In recognition of Black History Month and Simcoe County’s own Black Heritage, the Huronia chapter is pleased welcome Dr. Karolyn Smardz Frost to speak at our February 27th members meeting.
Our meeting will be held at the North Simcoe Sports and Recreation Centre, Midland starting at 7: PM.
Our meetings are open to the general public at no charge.
|Black church in Oro township|
Karolyn Smardz Frost
Both an archaeologist and an historian, Karolyn Smardz Frost explores North America's rich African American and African Canadian heritage and specializes in studying and teaching the Underground Railroad in the Great Lakes basin. She is an adjunct professor at both Acadia and Dalhousie Universities, and is consulting historical archaeologist for the Cataract House hotel excavations in Niagara Falls, New York.
She is also an accomplished author of lively and intriguing narrative non-fiction. In 2007 Karolyn won the Governor General's Award for I've Got a Home in Glory Land: A Lost Tale of the Underground Railroad. Her co-edited A Fluid Frontier: Slavery, Resistance, and the Underground Railroad in the Detroit River Borderland (2016), won the Historical Society of Michigan Book Award.
Karolyn's newest volume, Steal Away Home (HarperCollins Canada 2016) tells the story of Cecelia Jane Reynolds, who at the age of fifteen fled her Kentucky by way of the Cataract House hotel at Niagara Falls NY. Reaching Toronto she learned to write and began a correspondence with Fanny, the woman who had once owned her body, asking the price of her own family's freedom. Thus began a twenty-year correspondence between a freedom-seeker and her former mistress that has no parallel in the annals of American slavery.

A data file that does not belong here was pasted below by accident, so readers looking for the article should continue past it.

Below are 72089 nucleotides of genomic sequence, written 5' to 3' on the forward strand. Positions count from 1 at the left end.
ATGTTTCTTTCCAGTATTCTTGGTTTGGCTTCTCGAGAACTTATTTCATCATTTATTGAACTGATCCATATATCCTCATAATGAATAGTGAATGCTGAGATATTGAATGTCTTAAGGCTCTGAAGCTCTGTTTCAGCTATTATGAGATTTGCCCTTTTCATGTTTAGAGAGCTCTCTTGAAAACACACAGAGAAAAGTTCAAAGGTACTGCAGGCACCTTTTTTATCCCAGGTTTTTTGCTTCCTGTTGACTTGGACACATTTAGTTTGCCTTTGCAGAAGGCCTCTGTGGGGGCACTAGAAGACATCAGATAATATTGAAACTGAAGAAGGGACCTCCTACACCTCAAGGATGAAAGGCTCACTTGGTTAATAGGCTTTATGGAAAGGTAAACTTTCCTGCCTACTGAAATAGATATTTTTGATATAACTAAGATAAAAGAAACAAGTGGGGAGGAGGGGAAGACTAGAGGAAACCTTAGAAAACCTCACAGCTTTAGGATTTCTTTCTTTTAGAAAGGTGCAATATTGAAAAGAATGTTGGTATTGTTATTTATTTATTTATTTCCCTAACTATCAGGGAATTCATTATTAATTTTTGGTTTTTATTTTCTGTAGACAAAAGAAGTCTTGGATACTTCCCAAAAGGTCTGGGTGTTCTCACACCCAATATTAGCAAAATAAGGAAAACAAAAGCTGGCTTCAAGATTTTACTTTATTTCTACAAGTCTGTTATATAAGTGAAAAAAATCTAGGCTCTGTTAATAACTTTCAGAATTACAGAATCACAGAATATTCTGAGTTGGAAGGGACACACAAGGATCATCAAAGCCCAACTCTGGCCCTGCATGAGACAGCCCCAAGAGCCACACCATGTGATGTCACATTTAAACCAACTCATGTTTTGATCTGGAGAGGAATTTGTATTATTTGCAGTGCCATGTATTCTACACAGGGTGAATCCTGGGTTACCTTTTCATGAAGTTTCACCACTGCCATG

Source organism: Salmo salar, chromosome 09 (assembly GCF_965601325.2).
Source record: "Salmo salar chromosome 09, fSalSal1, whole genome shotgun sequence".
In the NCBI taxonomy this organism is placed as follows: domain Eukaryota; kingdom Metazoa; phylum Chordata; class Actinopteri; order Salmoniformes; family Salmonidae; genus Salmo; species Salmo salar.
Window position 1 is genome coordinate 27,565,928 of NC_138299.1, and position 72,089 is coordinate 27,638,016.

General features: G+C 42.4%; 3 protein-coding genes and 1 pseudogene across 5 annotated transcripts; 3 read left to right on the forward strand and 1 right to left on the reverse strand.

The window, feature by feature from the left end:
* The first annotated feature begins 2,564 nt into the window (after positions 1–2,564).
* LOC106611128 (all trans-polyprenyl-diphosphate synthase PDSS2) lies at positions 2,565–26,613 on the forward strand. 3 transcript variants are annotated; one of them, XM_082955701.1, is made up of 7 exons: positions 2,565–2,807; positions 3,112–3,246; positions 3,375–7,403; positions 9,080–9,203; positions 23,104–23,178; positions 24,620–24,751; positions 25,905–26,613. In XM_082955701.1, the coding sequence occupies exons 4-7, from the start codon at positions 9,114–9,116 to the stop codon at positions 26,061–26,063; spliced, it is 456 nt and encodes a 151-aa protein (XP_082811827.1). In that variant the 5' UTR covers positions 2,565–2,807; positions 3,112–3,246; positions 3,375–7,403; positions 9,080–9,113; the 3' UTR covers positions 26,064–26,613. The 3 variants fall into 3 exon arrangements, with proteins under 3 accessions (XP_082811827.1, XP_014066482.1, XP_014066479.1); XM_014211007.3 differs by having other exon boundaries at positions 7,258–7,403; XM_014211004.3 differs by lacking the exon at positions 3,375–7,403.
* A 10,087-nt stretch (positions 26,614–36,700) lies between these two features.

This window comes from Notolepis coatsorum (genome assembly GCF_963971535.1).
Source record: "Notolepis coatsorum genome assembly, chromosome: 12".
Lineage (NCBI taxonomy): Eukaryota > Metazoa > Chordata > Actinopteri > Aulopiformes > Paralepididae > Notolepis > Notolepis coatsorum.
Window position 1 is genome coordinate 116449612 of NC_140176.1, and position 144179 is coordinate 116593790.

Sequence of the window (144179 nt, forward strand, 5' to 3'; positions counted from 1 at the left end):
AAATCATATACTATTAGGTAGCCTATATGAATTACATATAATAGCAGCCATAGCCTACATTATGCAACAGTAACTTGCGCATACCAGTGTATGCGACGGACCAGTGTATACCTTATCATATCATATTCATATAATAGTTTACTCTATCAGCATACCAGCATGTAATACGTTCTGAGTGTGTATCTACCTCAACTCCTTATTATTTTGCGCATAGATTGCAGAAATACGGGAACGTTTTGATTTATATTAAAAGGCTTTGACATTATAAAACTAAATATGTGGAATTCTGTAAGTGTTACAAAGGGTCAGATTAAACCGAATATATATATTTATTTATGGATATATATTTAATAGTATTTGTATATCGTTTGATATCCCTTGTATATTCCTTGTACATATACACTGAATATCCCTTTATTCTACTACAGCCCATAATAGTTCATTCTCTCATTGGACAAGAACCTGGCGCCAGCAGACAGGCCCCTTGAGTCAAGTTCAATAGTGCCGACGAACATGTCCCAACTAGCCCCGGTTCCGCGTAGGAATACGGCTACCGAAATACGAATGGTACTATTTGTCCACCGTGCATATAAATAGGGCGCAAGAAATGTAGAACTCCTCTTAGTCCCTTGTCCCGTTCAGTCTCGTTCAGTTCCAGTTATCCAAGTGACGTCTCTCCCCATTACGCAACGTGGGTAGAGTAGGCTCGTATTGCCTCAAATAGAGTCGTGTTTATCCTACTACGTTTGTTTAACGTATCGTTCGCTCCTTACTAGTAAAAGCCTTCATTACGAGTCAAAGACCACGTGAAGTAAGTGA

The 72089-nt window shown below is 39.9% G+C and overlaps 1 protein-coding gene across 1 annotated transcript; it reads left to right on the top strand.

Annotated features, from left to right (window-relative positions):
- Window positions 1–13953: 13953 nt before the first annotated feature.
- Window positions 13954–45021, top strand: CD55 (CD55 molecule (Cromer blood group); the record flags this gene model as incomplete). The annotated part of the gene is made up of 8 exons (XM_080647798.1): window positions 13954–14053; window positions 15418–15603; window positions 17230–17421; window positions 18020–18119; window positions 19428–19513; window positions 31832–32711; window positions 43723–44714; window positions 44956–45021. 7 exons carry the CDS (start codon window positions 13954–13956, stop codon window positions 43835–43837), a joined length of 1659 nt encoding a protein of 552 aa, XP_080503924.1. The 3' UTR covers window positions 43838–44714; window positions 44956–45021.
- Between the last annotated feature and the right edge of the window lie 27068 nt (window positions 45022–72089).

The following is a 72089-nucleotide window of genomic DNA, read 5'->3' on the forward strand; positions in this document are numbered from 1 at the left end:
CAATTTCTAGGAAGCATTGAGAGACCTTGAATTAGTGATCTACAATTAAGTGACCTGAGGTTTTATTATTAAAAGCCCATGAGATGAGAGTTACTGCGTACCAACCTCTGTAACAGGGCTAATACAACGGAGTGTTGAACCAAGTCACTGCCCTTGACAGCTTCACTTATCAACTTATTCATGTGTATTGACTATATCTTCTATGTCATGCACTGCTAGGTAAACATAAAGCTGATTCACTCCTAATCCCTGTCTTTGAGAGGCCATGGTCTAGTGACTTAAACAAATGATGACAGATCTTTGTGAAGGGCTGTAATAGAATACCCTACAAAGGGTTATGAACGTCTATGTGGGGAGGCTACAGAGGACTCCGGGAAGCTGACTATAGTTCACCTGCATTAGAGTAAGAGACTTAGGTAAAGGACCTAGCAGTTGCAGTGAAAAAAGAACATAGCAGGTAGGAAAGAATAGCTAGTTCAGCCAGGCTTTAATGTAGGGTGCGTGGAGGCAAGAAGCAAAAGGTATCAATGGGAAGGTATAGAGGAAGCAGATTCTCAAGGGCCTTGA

A finalist for the Atlantic Book and Heritage Toronto Awards, Steal Away Home won the Speaker's Award for the Legislative Assembly of Ontario and the J.J. Talman Award for the best book in Ontario history over the past three years. The most exciting news yet is that Steal Away Home has been optioned for a five-part mini-series by Conquering Lion Pictures, which produced the Book of Negroes for television! Karolyn will speak about the archaeology of the Underground Railroad, and tell the tale of not one but two excavations illuminating the life of freedom-seeker Cecelia Jane Reynolds.
Saturday, February 02, 2019
|Jeff Monague, a resident of Christian Island, Pipe Carrier and representative from the Culture and; Heritage Committee of the Beausoleil First Nation.|
On Feb. 1st, six members of the Huronia Chapter of the O.A.S attended a Pipe Ceremony held at the Simcoe County District School Board's Education Centre in Midhurst, Ontario. Two of the Huronia Chapter's attendees were Janet Turner and Jim Shropshire , both of whom were part of the archaeological team that excavated the Molson Site from May to October, 1985.
Hosting the event was Corry Van Nispen of the SCDSB and Darryl Wines of the Collections Department of the Simcoe County Museum.The ceremony was conducted by Jeff Monague, a resident of Christian Island, Pipe Carrier and representative from the Culture and Heritage Committee of the Beausoleil First Nation. A member of the chapter presented a gift of tobacco to Mr. Monague, paying honour and due respect to him at this occasion.
Sunday, January 27, 2019
Archaeological sites and Real Estate.
Question: Should archaeological sites be registered on property title?
As one whose interest in archaeology started when I was still practicing real estate, I have always been curious as to why archaeological sites are not automatically registered on a property’s title papers.
As an archaeologist, I see part of our job as acting as custodians of the past, protectors of archaeological sites and educators of the public about the footprints of history that lie beneath their feet.
When I have asked this question before, the real estate agent in me would say “would this registration not have an impact on property values, and what about property rights? Would those be limited?